A traveling film projectionist going from West Germany to East Germany meets up with a depressed young man whose marriage has just broken up, and the two decide to travel together.
- A quiet beautiful film. Find a very comfortable seat.
This is one of my all time favorite films. I love to sit back and just watch it go by. Every scene is worthy of a still photograph and there is little dialog to interfere with this quiet journey. Wenders seems to know what it's like to travel simply to escape ones current reality. The two main characters establish a friendship with few words, and seem to know inherently that too much talk would ruin the moment. It is a long film that moves slowly, so be prepared and get comfortable. It reminded me of the feeling I get on a long roadtrip when its just good to be anywhere but home.
- 1:666; everything must change
A German road movie...if you can call it that, since it plays on a high artistic and intellectual level. Very natural and humane, and above all, beautiful. It's a reflection of life, with substance, a good script and a great sense humor. It might primary be a story about friendship and lost childhood, but it's also about time. Everything must change, nothing can be as it is forever.
The cinematographer and/or camera man have obviously done a more or less perfect work with every scene in the film. Every frame is built on the golden section. I loved it. The black and white photo are also astonishing beautiful in some scenes.
An enjoyable trip through Germany, delightful for the mind as well as for the eyes. Not for the mainstream movie-goer though.
- A journey well worth taking
Wim Wenders's "Kings of the Road" differs from most road movies insofar as it does not quite conform to the conventions of the genre - a setting out, a journey and an arrival. Its two protagonists, Bruno, a cinema equipment maintenance mechanic and Robert, a pediatrician, have already commenced their journeys before the film begins and there is no clearly defined destination at the end. True, their initial encounter marks the beginning of a developing friendship but Wenders does not seem to be particularly interested in where it will take them, rather is it the minutiae of the journey itself that is all important. With a running time of three hours in which very little happens, it would be easy to dismiss the film as self-indulgent. But this would be to miss the point, which is a recreation of the rhythm of everyday life. In the case of Bruno we are aware of every little thing he does. He climbs naked out of his van. Later we watch him shave, and at one point we see him defecating in an open landscape in a middle distance shot held for as long as the act takes. Appropriately there are no such candid camera shots of Robert. He is an altogether more complex and private person. Estranged from his wife, he is clearly on the cusp of suicide when we first meet him. Playing "chicken" by closing his eyes while driving, he ends up in the river. He climbs out of his immobilized vehicle unaided, to be helped on his way by Bruno who is the only witness to the misadventure. The couple barely talk for some time, but a bond of friendship gradually develops between them so that Robert becomes Bruno's companion during his tour of cinemas in small towns on the East/West German border. And that is about all there is to it really. Except that the very feel of the flat landscapes, the river, the open road, level crossings and seedy cinemas takes one over, so that one hardly notices the minutes ticking away. This journey may be of little consequence but Wender's acute eyes and ears for detail make it one well worth taking.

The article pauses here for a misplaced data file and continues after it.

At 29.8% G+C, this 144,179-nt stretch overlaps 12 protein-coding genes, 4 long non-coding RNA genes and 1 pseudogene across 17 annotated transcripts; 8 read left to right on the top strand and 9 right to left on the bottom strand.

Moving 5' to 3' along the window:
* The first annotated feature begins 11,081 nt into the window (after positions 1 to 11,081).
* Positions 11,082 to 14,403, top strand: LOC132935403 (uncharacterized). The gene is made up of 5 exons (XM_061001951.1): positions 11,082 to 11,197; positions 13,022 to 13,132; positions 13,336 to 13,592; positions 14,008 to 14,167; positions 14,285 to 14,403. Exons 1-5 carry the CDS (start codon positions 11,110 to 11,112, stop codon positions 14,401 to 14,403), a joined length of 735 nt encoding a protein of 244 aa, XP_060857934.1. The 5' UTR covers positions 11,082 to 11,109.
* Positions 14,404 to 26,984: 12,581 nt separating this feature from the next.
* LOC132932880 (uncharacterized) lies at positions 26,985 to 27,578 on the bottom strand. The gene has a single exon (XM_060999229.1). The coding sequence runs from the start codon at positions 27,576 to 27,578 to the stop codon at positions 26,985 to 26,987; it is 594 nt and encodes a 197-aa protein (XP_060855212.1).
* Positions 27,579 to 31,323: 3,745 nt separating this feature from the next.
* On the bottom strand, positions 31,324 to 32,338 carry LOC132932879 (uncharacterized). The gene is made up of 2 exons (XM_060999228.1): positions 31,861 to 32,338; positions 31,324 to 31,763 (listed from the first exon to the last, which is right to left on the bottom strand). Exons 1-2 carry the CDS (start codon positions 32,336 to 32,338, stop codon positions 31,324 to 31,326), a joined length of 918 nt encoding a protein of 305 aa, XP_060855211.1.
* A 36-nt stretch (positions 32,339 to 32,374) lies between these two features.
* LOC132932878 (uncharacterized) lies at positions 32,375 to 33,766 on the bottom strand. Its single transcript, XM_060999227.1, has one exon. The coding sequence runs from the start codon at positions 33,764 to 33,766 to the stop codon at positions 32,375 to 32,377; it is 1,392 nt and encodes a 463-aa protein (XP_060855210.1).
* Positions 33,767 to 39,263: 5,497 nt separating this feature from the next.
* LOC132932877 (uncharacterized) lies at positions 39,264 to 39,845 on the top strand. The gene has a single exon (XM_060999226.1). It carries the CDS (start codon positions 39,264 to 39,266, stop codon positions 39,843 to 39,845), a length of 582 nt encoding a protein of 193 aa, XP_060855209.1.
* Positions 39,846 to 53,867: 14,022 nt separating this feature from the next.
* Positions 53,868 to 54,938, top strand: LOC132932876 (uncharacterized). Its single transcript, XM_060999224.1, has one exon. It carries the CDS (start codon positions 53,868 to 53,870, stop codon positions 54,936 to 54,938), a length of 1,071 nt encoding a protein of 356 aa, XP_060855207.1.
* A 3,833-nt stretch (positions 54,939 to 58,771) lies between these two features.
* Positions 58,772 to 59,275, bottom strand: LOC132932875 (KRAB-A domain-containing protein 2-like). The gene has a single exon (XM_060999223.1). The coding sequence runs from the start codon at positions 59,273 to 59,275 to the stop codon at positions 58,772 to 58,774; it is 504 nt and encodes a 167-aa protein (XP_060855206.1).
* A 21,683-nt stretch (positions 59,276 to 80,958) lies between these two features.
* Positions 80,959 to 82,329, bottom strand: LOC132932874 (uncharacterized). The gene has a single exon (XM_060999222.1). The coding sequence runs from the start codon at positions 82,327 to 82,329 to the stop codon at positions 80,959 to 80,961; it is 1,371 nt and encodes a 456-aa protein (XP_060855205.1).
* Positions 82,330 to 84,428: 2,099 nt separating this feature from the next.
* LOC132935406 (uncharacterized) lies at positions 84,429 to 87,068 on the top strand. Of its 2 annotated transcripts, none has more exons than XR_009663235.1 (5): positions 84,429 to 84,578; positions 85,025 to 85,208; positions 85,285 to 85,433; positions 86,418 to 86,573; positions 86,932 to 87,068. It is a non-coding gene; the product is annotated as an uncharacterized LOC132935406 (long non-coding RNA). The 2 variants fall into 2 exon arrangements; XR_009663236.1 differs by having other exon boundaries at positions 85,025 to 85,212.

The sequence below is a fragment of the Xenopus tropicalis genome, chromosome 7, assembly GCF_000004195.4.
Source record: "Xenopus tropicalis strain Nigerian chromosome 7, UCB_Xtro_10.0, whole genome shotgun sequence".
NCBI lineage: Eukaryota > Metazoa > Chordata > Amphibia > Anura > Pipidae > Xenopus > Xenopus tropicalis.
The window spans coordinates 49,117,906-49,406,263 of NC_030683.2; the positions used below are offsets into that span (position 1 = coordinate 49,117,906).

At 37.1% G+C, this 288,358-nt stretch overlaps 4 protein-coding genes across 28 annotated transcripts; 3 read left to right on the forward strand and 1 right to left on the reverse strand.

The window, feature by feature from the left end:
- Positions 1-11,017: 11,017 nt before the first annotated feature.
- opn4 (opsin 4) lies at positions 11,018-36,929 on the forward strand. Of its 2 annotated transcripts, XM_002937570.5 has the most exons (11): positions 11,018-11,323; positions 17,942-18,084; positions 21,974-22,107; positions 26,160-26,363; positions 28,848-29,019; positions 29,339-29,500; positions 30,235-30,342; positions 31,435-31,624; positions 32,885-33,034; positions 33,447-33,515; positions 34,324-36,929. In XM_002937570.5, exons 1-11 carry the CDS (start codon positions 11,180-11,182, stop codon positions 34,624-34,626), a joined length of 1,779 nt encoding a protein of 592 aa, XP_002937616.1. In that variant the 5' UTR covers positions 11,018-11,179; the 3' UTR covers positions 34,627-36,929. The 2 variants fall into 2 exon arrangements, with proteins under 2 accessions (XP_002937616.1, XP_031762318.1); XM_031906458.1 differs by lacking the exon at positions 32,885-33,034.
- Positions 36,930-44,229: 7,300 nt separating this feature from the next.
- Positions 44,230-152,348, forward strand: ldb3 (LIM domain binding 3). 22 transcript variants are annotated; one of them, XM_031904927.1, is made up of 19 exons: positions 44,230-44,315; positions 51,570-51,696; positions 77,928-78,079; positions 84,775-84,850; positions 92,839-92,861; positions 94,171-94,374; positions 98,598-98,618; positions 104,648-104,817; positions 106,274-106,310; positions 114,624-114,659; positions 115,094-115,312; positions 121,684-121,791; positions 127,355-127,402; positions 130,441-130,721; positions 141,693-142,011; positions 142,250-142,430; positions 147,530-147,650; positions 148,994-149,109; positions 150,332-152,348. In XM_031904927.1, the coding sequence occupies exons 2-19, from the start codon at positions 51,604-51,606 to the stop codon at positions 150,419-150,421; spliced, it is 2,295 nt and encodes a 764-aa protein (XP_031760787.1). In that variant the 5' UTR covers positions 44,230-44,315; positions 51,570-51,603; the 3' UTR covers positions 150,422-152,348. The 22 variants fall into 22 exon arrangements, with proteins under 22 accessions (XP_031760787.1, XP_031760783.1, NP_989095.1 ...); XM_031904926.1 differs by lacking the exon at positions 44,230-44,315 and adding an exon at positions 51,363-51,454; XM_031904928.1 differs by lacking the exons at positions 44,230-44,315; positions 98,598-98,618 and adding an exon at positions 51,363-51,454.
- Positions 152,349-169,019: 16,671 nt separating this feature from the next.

- A beautiful film
Watching this film is like having a satisfying meal. You feel completely nourished by the end of it, both mentally and physically. For me this film has many moments in it that drift back to me sometimes during my life. It is a tender story about the friendship developed between two men who are both wandering, both avoiding life yet experiencing things that others miss out on. They are both very free spirits yet bound by something, one by the truck , the other by his past, where he is from. They meet by chance and enjoy their company until they must part. Nothing is forced in the film and the relationship does seem to run a very natural course. A great thing about this film is that there is little dialogue in it and yet it does not impede the story flow. I like so much about this film. I read a book on Wenders a while back and I remember something he said. It was that the sensation of travelling is much more preferable to that of arriving or departing. For me this film is that. It is a feeling. One of my favourite moments is when Robert is in the back of the truck and he stares up at the moon through the skylight in the roof, his face staring at it as though it is the first time he has ever really looked at it. His eyes are open finally. It is extremely moving. A life affirming film that everyone should see. I adore it.
Rüdiger Vogler ...
Hanns Zischler Hanns Zischler ...
Lisa Kreuzer Lisa Kreuzer ...
Rudolf Schündler Rudolf Schündler ...
Marquard Bohm Marquard Bohm ...
Man Who Lost His Wife
Hans Dieter Trayer Hans Dieter Trayer ...
Paul, garage owner (as Dieter Traier)
Franziska Stömmer Franziska Stömmer ...
Patric Kreuzer Patric Kreuzer ...
Language:German | English - English subtitles
Release Date:January 1977 (USA)
Filming Locations:Bavaria, Germany
Color:Black and White